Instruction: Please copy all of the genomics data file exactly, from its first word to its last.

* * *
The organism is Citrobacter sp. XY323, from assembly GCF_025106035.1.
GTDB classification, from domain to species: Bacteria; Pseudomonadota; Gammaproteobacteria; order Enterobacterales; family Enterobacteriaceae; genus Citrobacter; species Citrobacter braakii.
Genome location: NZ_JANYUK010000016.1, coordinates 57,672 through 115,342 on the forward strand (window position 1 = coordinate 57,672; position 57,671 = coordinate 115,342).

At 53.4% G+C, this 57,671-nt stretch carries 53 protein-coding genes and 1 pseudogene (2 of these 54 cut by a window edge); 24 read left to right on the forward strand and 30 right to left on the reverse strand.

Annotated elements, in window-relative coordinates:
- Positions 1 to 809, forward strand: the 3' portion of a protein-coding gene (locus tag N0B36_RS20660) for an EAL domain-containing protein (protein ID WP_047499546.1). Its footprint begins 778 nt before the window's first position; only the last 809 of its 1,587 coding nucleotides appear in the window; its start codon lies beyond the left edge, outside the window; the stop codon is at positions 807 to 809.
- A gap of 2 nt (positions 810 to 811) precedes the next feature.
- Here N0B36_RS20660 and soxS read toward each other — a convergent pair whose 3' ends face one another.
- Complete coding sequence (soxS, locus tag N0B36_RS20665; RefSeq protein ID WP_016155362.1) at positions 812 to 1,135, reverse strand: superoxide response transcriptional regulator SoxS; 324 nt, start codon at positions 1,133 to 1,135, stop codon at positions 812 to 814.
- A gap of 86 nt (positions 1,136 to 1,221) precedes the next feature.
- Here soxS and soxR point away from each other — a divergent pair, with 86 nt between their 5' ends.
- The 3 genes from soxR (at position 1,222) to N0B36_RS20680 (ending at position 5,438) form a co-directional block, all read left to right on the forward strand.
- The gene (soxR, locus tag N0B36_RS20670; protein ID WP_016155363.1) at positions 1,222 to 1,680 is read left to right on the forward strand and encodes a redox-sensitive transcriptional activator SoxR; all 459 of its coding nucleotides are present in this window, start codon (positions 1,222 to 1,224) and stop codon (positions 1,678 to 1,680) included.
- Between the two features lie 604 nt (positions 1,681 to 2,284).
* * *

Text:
The organism is Citrobacter sp. XY323, from assembly GCF_025106035.1.
GTDB classification, from domain to species: Bacteria; Pseudomonadota; Gammaproteobacteria; order Enterobacterales; family Enterobacteriaceae; genus Citrobacter; species Citrobacter braakii.
Genome location: NZ_JANYUK010000016.1, coordinates 57,672 through 115,342 on the forward strand (window position 1 = coordinate 57,672; position 57,671 = coordinate 115,342).

At 53.4% G+C, this 57,671-nt stretch carries 53 protein-coding genes and 1 pseudogene (2 of these 54 cut by a window edge); 24 read left to right on the forward strand and 30 right to left on the reverse strand.

Annotated elements, in window-relative coordinates:
- Positions 1 to 809, forward strand: the 3' portion of a protein-coding gene (locus tag N0B36_RS20660) for an EAL domain-containing protein (protein ID WP_047499546.1). Its footprint begins 778 nt before the window's first position; only the last 809 of its 1,587 coding nucleotides appear in the window; its start codon lies beyond the left edge, outside the window; the stop codon is at positions 807 to 809.
- A gap of 2 nt (positions 810 to 811) precedes the next feature.
- Here N0B36_RS20660 and soxS read toward each other — a convergent pair whose 3' ends face one another.
- Complete coding sequence (soxS, locus tag N0B36_RS20665; RefSeq protein ID WP_016155362.1) at positions 812 to 1,135, reverse strand: superoxide response transcriptional regulator SoxS; 324 nt, start codon at positions 1,133 to 1,135, stop codon at positions 812 to 814.
- A gap of 86 nt (positions 1,136 to 1,221) precedes the next feature.
- Here soxS and soxR point away from each other — a divergent pair, with 86 nt between their 5' ends.
- The 3 genes from soxR (at position 1,222) to N0B36_RS20680 (ending at position 5,438) form a co-directional block, all read left to right on the forward strand.
- The gene (soxR, locus tag N0B36_RS20670; protein ID WP_016155363.1) at positions 1,222 to 1,680 is read left to right on the forward strand and encodes a redox-sensitive transcriptional activator SoxR; all 459 of its coding nucleotides are present in this window, start codon (positions 1,222 to 1,224) and stop codon (positions 1,678 to 1,680) included.
- Between the two features lie 604 nt (positions 1,681 to 2,284).